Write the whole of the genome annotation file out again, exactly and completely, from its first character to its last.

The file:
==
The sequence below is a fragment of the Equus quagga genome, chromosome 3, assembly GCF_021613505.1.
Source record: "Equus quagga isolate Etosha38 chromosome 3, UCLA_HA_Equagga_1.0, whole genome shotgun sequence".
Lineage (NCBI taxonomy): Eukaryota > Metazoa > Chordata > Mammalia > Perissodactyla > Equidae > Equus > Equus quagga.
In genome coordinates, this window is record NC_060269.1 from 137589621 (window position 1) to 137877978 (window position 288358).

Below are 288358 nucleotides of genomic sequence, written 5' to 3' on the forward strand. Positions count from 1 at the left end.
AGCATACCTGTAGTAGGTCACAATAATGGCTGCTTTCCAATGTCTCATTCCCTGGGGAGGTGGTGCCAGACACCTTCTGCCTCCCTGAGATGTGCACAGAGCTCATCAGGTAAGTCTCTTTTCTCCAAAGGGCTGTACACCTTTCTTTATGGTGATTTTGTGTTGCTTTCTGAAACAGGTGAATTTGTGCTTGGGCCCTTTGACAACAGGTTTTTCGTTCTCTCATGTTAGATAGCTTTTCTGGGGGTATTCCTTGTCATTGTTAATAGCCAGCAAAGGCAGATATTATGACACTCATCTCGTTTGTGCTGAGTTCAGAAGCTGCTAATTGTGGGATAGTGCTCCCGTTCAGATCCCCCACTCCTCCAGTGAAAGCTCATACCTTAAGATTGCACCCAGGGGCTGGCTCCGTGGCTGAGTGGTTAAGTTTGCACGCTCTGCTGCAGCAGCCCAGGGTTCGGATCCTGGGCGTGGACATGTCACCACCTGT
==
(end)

The sequence below is a fragment of the Equus quagga genome, chromosome 3, assembly GCF_021613505.1.
Source record: "Equus quagga isolate Etosha38 chromosome 3, UCLA_HA_Equagga_1.0, whole genome shotgun sequence".
Lineage (NCBI taxonomy): Eukaryota > Metazoa > Chordata > Mammalia > Perissodactyla > Equidae > Equus > Equus quagga.
In genome coordinates, this window is record NC_060269.1 from 137589621 (window position 1) to 137877978 (window position 288358).

Below are 288358 nucleotides of genomic sequence, written 5' to 3' on the forward strand. Positions count from 1 at the left end.
AGCATACCTGTAGTAGGTCACAATAATGGCTGCTTTCCAATGTCTCATTCCCTGGGGAGGTGGTGCCAGACACCTTCTGCCTCCCTGAGATGTGCACAGAGCTCATCAGGTAAGTCTCTTTTCTCCAAAGGGCTGTACACCTTTCTTTATGGTGATTTTGTGTTGCTTTCTGAAACAGGTGAATTTGTGCTTGGGCCCTTTGACAACAGGTTTTTCGTTCTCTCATGTTAGATAGCTTTTCTGGGGGTATTCCTTGTCATTGTTAATAGCCAGCAAAGGCAGATATTATGACACTCATCTCGTTTGTGCTGAGTTCAGAAGCTGCTAATTGTGGGATAGTGCTCCCGTTCAGATCCCCCACTCCTCCAGTGAAAGCTCATACCTTAAGATTGCACCCAGGGGCTGGCTCCGTGGCTGAGTGGTTAAGTTTGCACGCTCTGCTGCAGCAGCCCAGGGTTCGGATCCTGGGCGTGGACATGTCACCACCTGT